Here are two tracks of mine with NO guitar. I also like to dabble with experimental electronica and chill-out music, which should be perfectly fitting four our little lounge...

Luster Autumn


and the more cheerful

Limp


Both songs can also be found at my page on http://kovacs.wusik.com/ (kovacs being my artist name) ;)

#12 Queso

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Posted 06 February 2005 - 07:33 PM

nice work kovacs ;)
i think you should lay some guitar over those, add some whacky delays or something, that would sound sweet.
but alone, really well put together songs.
have you ever heard the music off the animatrix soundtrack?
if not, i suggest you do so. ;)

#13 Tormod

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Posted 07 February 2005 - 04:21 AM

I have the Animatrix movie but haven't got the soundtrack. Maybe I'll just see the movie again - it's a great piece of work, I think. At times better than the Reloaded and Revolutions movies.

Right now (before I start working on putting music to Turtle's Kabalabak system) I am writing a pop song for the next contest at kvraudio.com - problem is I have a really cheap dynamic mic and I'm having problems not sounding like a huge plosive with a nasal problem.

Do you have any advice on this point?

#14 Tormod

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Posted 07 February 2005 - 04:27 AM

By the way, that dark, haunting synth with a lot of reverb in "Luster Autumn" is actually an NN-XT patch routed into a RV7000 and rewired into Ableton Live.

#15 Queso

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Posted 07 February 2005 - 10:20 AM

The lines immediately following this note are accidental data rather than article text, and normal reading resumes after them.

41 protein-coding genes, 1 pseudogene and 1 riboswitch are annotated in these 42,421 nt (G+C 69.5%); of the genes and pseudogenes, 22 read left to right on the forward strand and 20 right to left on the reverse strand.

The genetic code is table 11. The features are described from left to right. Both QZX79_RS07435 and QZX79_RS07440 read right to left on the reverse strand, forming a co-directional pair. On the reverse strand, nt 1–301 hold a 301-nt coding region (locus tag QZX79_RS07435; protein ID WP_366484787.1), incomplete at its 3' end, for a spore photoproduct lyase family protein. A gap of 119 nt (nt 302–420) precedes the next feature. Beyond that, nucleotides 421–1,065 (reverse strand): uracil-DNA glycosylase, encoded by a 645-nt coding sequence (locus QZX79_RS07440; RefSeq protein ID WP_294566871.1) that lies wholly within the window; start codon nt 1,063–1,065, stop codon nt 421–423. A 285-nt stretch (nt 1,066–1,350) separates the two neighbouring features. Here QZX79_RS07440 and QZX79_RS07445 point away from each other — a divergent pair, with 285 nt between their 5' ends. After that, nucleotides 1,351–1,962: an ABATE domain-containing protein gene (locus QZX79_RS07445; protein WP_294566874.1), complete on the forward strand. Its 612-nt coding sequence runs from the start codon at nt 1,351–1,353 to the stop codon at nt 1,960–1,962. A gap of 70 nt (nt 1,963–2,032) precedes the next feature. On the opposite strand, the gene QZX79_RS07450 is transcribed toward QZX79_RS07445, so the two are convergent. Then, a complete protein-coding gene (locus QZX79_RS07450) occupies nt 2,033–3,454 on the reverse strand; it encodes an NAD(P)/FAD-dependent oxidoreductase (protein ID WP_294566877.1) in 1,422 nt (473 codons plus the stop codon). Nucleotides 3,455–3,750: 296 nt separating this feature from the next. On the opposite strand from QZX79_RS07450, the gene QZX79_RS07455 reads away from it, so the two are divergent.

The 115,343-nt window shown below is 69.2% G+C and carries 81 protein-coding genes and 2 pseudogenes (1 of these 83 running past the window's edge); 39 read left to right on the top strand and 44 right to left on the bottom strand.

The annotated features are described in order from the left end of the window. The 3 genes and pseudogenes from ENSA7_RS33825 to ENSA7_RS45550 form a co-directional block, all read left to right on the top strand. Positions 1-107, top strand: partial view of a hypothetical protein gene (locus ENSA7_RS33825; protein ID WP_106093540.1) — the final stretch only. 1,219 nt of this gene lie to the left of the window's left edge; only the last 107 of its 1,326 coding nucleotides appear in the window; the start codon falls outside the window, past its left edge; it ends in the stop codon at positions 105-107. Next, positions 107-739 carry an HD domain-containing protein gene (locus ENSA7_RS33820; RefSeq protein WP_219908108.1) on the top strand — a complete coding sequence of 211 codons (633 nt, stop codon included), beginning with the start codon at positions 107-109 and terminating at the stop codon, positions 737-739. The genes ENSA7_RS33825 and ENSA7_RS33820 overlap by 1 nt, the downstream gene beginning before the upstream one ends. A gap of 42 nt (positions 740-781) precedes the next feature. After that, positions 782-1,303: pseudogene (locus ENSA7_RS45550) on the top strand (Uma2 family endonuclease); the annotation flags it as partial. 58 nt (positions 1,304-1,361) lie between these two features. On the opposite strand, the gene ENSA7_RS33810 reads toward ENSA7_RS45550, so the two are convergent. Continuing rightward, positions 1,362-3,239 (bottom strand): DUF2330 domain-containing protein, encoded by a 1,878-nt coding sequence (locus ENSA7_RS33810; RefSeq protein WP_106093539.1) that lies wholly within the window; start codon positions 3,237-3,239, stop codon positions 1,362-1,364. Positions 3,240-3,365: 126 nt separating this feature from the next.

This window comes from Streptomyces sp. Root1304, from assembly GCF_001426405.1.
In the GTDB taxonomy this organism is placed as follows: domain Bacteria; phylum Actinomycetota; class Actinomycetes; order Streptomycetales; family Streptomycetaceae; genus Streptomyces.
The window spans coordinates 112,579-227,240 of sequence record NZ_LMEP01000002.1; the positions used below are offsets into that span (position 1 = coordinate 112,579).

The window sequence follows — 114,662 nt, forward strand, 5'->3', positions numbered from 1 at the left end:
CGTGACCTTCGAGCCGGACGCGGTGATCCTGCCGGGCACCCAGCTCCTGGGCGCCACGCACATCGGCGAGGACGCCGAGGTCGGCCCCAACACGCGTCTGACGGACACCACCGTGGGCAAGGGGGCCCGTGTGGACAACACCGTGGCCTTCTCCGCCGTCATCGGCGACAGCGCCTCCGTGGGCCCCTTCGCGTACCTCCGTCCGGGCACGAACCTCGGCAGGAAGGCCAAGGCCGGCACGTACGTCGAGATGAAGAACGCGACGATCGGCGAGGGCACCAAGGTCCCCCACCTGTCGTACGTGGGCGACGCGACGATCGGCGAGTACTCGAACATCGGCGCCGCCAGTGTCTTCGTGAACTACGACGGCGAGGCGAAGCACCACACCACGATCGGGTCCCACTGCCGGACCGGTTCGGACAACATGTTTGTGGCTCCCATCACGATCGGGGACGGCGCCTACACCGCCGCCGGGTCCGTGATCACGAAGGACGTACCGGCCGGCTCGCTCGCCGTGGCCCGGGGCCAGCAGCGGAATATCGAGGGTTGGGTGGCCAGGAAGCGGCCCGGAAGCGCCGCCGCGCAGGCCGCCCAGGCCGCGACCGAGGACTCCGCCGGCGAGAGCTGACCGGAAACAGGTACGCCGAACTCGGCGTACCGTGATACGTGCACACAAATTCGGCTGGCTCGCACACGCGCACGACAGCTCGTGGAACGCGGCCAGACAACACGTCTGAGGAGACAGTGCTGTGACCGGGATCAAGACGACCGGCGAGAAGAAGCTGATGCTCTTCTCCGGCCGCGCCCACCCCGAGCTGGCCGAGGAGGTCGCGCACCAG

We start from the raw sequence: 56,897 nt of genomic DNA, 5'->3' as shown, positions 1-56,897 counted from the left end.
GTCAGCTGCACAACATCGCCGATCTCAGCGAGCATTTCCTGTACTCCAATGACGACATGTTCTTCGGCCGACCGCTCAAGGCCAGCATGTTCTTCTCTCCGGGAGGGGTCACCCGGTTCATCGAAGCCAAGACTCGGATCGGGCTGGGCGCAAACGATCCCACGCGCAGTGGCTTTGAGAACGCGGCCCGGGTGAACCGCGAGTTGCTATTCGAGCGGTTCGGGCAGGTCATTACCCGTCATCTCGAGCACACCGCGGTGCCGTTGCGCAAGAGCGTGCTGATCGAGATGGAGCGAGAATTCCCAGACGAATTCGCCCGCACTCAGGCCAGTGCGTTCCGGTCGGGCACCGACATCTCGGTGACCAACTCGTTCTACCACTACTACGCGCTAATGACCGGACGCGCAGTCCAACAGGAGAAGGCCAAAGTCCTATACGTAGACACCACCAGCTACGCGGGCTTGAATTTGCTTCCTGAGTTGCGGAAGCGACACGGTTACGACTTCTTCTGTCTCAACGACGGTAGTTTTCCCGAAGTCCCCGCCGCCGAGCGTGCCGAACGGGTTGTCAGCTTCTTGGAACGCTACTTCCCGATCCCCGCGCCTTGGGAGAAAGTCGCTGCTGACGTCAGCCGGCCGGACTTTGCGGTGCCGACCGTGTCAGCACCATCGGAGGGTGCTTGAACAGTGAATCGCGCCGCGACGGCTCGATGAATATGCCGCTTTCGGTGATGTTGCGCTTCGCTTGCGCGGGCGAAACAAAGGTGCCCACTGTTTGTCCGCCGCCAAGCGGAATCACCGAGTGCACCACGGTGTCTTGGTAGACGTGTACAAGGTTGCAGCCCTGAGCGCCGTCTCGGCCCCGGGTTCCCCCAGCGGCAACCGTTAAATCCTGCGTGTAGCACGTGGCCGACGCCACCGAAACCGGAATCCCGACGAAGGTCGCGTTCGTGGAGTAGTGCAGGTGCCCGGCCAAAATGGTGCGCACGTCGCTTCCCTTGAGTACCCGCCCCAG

ah i knew that reverb sounded framiliar!
well, there are a billion things you can do to beef up vocals.
double track here and there, maybe using different effects on the other tracks.
if you have any tube emulators, use them. they work.
panning your tracks subconciously plays with peoples minds, and it gets them digging your tunes without them really noticing.
if you have a "deEsser" plug-in, you can turn down your vocal volume, but have it rise up over all the music. great trick.
and just sing your heart out
it's amazing how differently your guitar sounds if you play it harder, or pick it differently, and you can definitely tell when a person is singing to their fullest potential! :]

#16 Fishteacher73

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Posted 07 February 2005 - 11:18 AM

If you like experimental guitar that's kinda jazzy. Check out Don Caballero, Storm and Stress, or Battles. (They all have the same guitarist Ian Williams). Phenomenal.
You can check it out here:

http://www.epitonic....ncaballero.html

Also the site as a whole is an amazing playground to find new and exciting music. all slated toward the underground scene, but has everything from electonica to hardcore. And its FREE! Good info on all the bands it lists (Bio's as well as similar artists, etc.).

#17 Queso

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Posted 07 February 2005 - 12:34 PM

awesome.
i'm at school right now, i will definitely check that out when i get home.